20. The Departure, 2002-2004, acrylic/oil/print/canvas, 200 x 400 cm

20. The Departure, 2004

A distinguished gentleman dressed in black and white finds himself on a stage with several layers of transparent curtains. An assembly of plants watches him during a reflective moment.

To the right you find the same sequence of plants in full color, including a few small insects. The plants on this side have a view into a garden, where a chattering of starlings circles round in the sky. On closer inspection the birds in flight appear on a television screen. The screen swells up a bit on all four sides. Plus, the print shows the pixilated pattern of a TV.

The man seems in awe of the organizational skills of the birds flying in formation. They appear to move around effortlessly in every possible direction at high speed, constantly changing form, without losing structure, without stress. And last but not least: no starling seems to be in charge, there’s no management!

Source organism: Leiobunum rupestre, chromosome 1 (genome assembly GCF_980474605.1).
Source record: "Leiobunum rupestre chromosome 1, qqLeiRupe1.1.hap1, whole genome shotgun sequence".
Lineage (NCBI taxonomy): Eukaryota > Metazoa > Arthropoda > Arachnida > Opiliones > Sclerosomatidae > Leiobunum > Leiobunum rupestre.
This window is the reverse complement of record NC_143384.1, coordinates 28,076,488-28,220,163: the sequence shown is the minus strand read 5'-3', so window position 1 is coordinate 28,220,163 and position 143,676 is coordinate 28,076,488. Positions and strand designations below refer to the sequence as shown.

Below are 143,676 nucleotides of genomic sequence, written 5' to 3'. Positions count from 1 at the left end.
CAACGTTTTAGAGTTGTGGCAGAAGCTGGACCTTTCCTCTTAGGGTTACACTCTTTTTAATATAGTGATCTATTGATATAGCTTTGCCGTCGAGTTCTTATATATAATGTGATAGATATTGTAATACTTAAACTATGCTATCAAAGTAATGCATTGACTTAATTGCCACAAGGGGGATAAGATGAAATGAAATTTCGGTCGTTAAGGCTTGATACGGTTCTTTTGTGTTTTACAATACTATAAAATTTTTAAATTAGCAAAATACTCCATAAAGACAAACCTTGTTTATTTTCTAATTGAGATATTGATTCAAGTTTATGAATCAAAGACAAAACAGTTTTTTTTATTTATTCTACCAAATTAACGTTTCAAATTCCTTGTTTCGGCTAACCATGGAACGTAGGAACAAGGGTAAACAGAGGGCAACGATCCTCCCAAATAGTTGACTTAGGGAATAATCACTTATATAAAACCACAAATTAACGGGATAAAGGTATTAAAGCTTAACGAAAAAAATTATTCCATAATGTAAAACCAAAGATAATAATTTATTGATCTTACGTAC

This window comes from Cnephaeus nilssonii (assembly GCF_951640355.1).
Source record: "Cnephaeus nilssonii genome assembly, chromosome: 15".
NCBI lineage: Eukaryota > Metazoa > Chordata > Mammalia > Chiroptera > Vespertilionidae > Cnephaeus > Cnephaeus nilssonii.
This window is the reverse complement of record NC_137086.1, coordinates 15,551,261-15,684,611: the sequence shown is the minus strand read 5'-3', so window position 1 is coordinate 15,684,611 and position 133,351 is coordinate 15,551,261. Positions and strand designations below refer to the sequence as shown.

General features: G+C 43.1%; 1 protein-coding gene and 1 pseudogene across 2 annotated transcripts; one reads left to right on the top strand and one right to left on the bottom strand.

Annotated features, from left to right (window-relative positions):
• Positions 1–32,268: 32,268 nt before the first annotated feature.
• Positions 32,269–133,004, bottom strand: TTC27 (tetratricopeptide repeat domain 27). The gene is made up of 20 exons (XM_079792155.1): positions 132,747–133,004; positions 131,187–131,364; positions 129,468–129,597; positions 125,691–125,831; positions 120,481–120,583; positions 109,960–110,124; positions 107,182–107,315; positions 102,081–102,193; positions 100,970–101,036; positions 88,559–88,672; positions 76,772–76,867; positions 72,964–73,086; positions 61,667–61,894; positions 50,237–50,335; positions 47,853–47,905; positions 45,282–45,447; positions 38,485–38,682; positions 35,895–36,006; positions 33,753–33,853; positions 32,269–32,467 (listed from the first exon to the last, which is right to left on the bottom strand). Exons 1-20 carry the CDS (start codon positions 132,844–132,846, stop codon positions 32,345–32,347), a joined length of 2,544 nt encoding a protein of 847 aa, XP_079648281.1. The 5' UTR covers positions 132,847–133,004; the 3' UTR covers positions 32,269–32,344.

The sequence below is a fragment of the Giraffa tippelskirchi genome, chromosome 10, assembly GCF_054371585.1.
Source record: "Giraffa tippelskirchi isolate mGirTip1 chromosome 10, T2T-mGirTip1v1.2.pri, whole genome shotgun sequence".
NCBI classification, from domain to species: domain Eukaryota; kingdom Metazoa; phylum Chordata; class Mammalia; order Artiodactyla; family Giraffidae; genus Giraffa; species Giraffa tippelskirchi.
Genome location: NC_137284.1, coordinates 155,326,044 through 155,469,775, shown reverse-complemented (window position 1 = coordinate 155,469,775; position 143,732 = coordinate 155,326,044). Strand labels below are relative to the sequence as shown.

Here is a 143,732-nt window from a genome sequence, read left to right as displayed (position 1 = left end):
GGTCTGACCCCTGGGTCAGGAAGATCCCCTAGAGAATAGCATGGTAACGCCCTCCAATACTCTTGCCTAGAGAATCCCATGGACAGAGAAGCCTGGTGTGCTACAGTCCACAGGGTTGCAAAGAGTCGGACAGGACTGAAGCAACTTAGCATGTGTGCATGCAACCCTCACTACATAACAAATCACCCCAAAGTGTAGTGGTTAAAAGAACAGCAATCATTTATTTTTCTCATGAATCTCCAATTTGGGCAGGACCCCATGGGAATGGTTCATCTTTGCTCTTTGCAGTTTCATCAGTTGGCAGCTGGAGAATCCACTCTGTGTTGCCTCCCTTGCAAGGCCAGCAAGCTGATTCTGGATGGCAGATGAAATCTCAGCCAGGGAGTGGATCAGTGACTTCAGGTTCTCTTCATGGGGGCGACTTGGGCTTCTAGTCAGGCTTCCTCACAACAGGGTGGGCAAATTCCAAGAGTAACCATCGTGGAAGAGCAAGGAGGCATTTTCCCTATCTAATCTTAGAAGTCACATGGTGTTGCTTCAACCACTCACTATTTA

Communication with their seven nearest neighbors is vital to coordinate their movements in whatever size flock; better known as scale-free correlation. This correlation allows starlings to greatly enhance what researchers call effective perceptive range. The group feels and responds as one and cannot be divided into independent subparts.